“Bichat’s” fat is a deep fat in the buccal cavity (middle part). The purpose of this fat is to help babies breastfeed, upon grow up – to protect the muscles from excessive friction during chewing movements, and the face nerves and muscles – from mechanical damage.

This fat is unique because it is not affected by body weight changes. As the child grows, fat functionality diminishes until it lastly becomes meaningless and performs no function, but the fatty tissue remains. For many men and women, this fat is unnoticeable, but for some “Bichat’s” fatty tissues develop too much genetically, resulting in a plumper, larger, slightly sagging face, a visually larger lower jaw that remains the same even after getting rid of excess weight. It is important not to confuse this fat with the subcutaneous fat layer of the face that develops in case of overweight and may reduce after the weight loss.

How the surgery is performed?


This is a simple surgery that lasts about an hour. During the surgery, a small incision in the mucous membrane of the mouth is made, through which some of the fat released from the cheeks is removed. The incision is usually stitched with absorbable sutures, which are absorbed over time and do not need to be removed. The surgery, according to the needs of a patient, may be performed under both local and general anesthesia.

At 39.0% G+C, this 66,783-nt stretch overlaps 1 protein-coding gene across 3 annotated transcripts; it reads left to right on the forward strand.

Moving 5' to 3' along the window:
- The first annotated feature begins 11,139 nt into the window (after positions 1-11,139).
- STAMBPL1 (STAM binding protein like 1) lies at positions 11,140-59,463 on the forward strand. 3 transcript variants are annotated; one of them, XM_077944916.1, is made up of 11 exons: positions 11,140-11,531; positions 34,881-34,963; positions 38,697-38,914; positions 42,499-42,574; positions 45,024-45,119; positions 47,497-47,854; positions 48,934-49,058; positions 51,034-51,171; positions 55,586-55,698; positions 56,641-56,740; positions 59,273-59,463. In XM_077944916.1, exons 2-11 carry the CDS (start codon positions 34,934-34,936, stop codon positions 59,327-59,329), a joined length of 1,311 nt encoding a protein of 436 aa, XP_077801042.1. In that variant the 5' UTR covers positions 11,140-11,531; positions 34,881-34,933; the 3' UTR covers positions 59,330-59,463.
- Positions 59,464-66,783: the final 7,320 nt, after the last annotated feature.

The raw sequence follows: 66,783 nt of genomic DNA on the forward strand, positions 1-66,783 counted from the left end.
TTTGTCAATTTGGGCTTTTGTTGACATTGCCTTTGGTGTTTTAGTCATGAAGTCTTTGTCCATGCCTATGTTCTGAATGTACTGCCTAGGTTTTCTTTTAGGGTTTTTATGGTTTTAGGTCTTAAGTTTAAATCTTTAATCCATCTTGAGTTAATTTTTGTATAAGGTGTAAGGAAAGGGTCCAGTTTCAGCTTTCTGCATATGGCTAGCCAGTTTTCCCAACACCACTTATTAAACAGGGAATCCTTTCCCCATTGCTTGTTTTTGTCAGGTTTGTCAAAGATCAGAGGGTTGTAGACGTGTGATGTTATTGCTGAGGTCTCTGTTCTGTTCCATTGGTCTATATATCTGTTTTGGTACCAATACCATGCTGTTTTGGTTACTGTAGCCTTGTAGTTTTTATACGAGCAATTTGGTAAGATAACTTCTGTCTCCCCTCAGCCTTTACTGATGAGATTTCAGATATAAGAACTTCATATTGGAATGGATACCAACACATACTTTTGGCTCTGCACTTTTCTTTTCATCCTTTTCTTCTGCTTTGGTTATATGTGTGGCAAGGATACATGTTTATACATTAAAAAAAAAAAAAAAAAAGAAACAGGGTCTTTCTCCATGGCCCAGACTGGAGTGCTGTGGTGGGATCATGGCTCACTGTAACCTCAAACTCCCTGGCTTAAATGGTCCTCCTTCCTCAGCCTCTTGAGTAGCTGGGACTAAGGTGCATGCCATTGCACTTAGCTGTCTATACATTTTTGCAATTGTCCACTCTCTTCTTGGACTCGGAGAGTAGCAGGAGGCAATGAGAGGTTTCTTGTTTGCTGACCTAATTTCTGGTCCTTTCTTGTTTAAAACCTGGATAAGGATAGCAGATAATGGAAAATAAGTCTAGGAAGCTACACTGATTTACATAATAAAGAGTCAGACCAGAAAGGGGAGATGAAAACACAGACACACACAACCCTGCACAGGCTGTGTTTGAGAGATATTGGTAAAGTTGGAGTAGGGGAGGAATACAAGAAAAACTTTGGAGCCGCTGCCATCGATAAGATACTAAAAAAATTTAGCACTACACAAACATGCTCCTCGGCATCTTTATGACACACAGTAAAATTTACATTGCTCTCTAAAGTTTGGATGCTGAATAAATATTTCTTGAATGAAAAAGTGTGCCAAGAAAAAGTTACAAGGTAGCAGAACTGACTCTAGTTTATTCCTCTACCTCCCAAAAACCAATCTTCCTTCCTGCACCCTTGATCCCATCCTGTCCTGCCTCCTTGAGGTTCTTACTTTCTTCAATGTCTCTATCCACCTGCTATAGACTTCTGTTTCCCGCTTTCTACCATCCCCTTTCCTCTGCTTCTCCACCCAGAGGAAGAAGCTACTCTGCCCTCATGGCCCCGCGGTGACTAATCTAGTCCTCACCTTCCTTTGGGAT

Postsurgical period and healing



  • For 1-2 weeks after the surgery, the severe physical exertion should be avoided;

  • Extremely hot and hard food should be avoided for several days after the surgery;

  • The scars do not remain after the surgery because the incision is made inside the oral mucosa;

  • Swelling starts to subside after a couple of weeks;

  • The final result - highlighted cheekbones, clearer jaw line, more oval and smaller face shape and less round cheeks - can be enjoyed after 2-3 months.